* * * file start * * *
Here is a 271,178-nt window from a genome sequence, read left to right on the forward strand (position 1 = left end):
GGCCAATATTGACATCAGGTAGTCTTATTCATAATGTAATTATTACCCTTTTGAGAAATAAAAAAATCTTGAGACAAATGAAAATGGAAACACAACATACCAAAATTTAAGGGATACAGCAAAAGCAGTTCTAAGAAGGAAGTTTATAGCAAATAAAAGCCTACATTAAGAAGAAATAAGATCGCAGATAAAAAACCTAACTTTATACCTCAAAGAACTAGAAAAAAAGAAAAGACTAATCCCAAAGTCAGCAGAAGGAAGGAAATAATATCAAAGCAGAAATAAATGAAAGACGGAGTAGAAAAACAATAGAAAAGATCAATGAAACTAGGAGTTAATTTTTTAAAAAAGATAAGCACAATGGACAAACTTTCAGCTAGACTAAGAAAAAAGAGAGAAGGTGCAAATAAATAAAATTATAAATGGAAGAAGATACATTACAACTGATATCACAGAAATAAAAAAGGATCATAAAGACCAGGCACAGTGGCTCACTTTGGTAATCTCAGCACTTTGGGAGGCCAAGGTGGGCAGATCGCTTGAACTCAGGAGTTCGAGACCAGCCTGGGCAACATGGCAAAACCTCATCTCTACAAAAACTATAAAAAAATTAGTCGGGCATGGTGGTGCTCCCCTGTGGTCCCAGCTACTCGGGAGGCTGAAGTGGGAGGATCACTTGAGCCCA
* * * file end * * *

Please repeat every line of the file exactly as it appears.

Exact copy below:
Here is a 271,178-nt window from a genome sequence, read left to right on the forward strand (position 1 = left end):
GGCCAATATTGACATCAGGTAGTCTTATTCATAATGTAATTATTACCCTTTTGAGAAATAAAAAAATCTTGAGACAAATGAAAATGGAAACACAACATACCAAAATTTAAGGGATACAGCAAAAGCAGTTCTAAGAAGGAAGTTTATAGCAAATAAAAGCCTACATTAAGAAGAAATAAGATCGCAGATAAAAAACCTAACTTTATACCTCAAAGAACTAGAAAAAAAGAAAAGACTAATCCCAAAGTCAGCAGAAGGAAGGAAATAATATCAAAGCAGAAATAAATGAAAGACGGAGTAGAAAAACAATAGAAAAGATCAATGAAACTAGGAGTTAATTTTTTAAAAAAGATAAGCACAATGGACAAACTTTCAGCTAGACTAAGAAAAAAGAGAGAAGGTGCAAATAAATAAAATTATAAATGGAAGAAGATACATTACAACTGATATCACAGAAATAAAAAAGGATCATAAAGACCAGGCACAGTGGCTCACTTTGGTAATCTCAGCACTTTGGGAGGCCAAGGTGGGCAGATCGCTTGAACTCAGGAGTTCGAGACCAGCCTGGGCAACATGGCAAAACCTCATCTCTACAAAAACTATAAAAAAATTAGTCGGGCATGGTGGTGCTCCCCTGTGGTCCCAGCTACTCGGGAGGCTGAAGTGGGAGGATCACTTGAGCCCA